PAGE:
%5.3f for correlations and %4.3f for P-values.
{p 4 8 2}{it:scatteri_options} control the display of each off-diagonal
cell. The defaults include {cmd:mlabsize(*4) mlabpos(0)}.
{p 4 8 2}{cmd:flag1()} and {cmd:howflag1()} to {cmd:flag7()} and
{cmd:howflag7()} are paired options selecting certain correlations for
specific attention. For example, {cmd:flag1()} selects correlations and
{cmd:howflag1()} indicates how to show them. In essence, {cmd:flag}?
options specify conditions using Stata syntax involving the returned correlation {cmd:r(rho)}
that must be true for the correlations to be emphasised, while
{cmd:howflag}? specify options of {help twoway scatteri} that control
display of emphasised results. Any {cmd:flag}{it:k}{cmd:()} option
overwrites any {cmd:flag}{it:j}{cmd:()} option if {it:k} > {it:j}.
The limit of 7 pairs of such options is arbitrary: programmers
may easily clone the program and change the code to raise the limit.
Note that there is no wired-in link to any legend option.
{p 4 8 2}{cmd:rsize()} suggests {cmd:mlabsize()} for
a given correlation by specifying a rule for size in terms of
the returned {cmd:r(rho)} using Stata syntax. Usually, but not necessarily,
it will be desired to show larger correlations with larger fonts.
A rule of {cmd:1 + 5 * abs(r(rho))} will show correlations of +1 or -1
at {cmd:mlabsize(6)} and correlations of 0 at {cmd:mlabsize(1)}. Rules
using functions such as {cmd:sqrt(abs(r(rho)))} or {cmd:(abs(r(rho))^4)}
would make smaller correlations more readable. Precisely what fonts you see is a little dependent on your
machine set-up and what graph file format you use. Representation on your
monitor may well be coarser than what can be printed (e.g. if you save graph files
as {cmd:.eps} first). {cmd:rsize()} overrides any other specification of {cmd:mlabsize()}
for off-diagonal cells.
{p 4 8 2}{cmd:diagonal()} specifies options of {help twoway scatteri}
that tune the appearance of the diagonal plots that show variable labels
(or failing those, variable names). The defaults include
{cmd:mlabsize(*3) mlabpos(0) ysc(off) xsc(off)}. It may often be
advisable to clone the variables and revise the variable labels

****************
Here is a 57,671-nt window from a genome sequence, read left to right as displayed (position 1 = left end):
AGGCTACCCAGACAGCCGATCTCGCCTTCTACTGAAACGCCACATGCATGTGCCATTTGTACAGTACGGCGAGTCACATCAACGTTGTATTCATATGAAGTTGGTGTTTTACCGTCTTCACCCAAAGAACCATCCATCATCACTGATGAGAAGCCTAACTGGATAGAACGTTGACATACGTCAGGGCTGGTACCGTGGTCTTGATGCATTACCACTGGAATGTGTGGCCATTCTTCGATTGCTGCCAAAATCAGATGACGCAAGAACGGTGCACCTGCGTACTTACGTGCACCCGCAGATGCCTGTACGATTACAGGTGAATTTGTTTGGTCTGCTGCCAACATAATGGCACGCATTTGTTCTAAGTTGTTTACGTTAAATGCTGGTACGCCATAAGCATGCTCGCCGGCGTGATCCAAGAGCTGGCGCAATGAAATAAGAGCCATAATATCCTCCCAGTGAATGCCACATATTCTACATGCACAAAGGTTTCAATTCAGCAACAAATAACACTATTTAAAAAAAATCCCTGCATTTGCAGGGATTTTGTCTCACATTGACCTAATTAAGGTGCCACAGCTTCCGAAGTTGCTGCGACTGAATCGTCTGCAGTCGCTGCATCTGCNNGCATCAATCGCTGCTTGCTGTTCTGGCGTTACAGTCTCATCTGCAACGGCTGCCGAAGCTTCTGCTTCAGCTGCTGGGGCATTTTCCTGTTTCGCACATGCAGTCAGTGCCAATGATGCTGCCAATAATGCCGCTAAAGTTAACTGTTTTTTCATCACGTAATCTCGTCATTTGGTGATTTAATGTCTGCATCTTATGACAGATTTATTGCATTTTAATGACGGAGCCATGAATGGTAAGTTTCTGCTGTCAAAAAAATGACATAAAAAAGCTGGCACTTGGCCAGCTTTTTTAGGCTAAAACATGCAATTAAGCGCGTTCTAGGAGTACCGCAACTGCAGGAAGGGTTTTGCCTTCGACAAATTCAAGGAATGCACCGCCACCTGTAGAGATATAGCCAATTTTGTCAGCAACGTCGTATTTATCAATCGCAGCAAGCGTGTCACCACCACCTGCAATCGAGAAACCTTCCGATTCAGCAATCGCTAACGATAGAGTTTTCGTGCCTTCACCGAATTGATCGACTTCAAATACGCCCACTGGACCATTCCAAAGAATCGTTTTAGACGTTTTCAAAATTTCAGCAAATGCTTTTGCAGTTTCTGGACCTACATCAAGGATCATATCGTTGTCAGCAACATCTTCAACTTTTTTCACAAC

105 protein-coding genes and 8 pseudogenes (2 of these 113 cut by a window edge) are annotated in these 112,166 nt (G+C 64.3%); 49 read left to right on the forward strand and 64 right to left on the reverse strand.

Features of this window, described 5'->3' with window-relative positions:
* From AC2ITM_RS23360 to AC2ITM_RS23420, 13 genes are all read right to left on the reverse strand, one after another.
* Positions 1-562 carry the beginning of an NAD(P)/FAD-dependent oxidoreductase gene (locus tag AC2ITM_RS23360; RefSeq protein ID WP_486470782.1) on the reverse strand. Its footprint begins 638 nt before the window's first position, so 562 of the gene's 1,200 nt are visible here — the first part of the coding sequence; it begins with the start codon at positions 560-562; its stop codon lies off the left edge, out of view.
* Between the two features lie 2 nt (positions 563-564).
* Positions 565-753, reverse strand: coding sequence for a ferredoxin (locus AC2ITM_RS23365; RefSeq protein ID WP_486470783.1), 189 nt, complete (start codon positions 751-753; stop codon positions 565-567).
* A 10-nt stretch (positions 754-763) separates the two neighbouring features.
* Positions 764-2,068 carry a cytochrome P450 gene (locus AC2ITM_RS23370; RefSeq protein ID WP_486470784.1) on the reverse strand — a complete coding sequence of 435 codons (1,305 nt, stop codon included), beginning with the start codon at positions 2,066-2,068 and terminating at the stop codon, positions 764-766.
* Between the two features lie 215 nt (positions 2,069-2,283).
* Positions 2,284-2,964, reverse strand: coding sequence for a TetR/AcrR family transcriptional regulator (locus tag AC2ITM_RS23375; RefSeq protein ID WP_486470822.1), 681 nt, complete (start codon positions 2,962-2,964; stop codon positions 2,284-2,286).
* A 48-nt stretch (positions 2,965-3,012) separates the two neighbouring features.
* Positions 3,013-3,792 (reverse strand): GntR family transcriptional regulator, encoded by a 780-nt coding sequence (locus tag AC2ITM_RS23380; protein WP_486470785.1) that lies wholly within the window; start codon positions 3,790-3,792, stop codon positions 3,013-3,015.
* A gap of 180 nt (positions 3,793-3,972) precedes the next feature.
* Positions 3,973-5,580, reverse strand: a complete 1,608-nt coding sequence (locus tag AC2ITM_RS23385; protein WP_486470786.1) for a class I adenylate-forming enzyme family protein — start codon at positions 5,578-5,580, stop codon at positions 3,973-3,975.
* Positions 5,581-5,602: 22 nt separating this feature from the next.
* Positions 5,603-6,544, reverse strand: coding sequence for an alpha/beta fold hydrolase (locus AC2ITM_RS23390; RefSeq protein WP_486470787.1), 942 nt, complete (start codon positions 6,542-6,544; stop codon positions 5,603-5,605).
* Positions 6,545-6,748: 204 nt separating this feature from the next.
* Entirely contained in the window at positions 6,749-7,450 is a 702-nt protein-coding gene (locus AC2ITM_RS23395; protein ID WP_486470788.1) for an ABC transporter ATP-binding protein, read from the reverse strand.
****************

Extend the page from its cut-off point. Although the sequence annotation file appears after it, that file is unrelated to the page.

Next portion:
to obtain more concise but still informative text. For example, while it is
usually good practice to specify units of measurement, they are typically
immaterial for correlations.
{p 4 8 2}{cmd:combine()} specifies options of {help graph combine()}
that tune the combination of the graphs. {cmd:combine(imargin(zero))} is
often a good choice.
{title:Examples}
{p 4 8 2}{cmd:. set scheme s1color}
{p 4 8 2}{cmd:. corrtable price-foreign, flag1(abs(r(rho)) > 0.8) howflag1(mlabsize(*7)) flag2(inrange(abs(r(rho)), 0.6, 0.8)) howflag2(mlabsize(*6)) half}
{p 4 8 2}{cmd:. foreach v of var price-gear {c -(}}{p_end}
{p 4 8 2}{cmd:. {space 8}clonevar `v'2 = `v'}{p_end}
{p 4 8 2}{cmd:. {space 8}local label : var label `v'2}{p_end}
{p 4 8 2}{cmd:. {space 8}if strpos("`label'", "(") local label = substr("`label'", 1, strpos("`label'", "(") - 2)}{p_end}
{p 4 8 2}{cmd:. {space 8}label var `v'2 "`label'"}{p_end}
{p 4 8 2}{cmd:. {c )-}}{p_end}
{p 4 8 2}{cmd:. corrtable mpg2 gear_ratio2 rep782 price2 headroom2-displacement2, flag1(r(rho) > 0) howflag1(plotregion(color(blue * 0.1))) flag2(r(rho) < 0) howflag2(plotregion(color(pink*0.1))) half rsize(2 + 6 * abs(r(rho)))}
{p 4 8 2}{cmd:. corrtable log*, rsize(5 * sqrt(abs(r(rho)))) half combine(imargin(zero))}
{title:Acknowledgments}
{p 4 4 2}Rob Dunford sparked the development of this program. Vince Wiggins made helpful comments.
{title:Author}
{p 4 4 2}Nicholas J. Cox, Durham University, U.K.{break}
n.j.cox@durham.ac.uk
{title:Also see}
{p 4 13 2}Online: help for {help correlate}; help for {help pwcorr};
help for {help corrmat} (if installed); help for {help matcorr} (if
installed); help for {help makematrix} (if installed)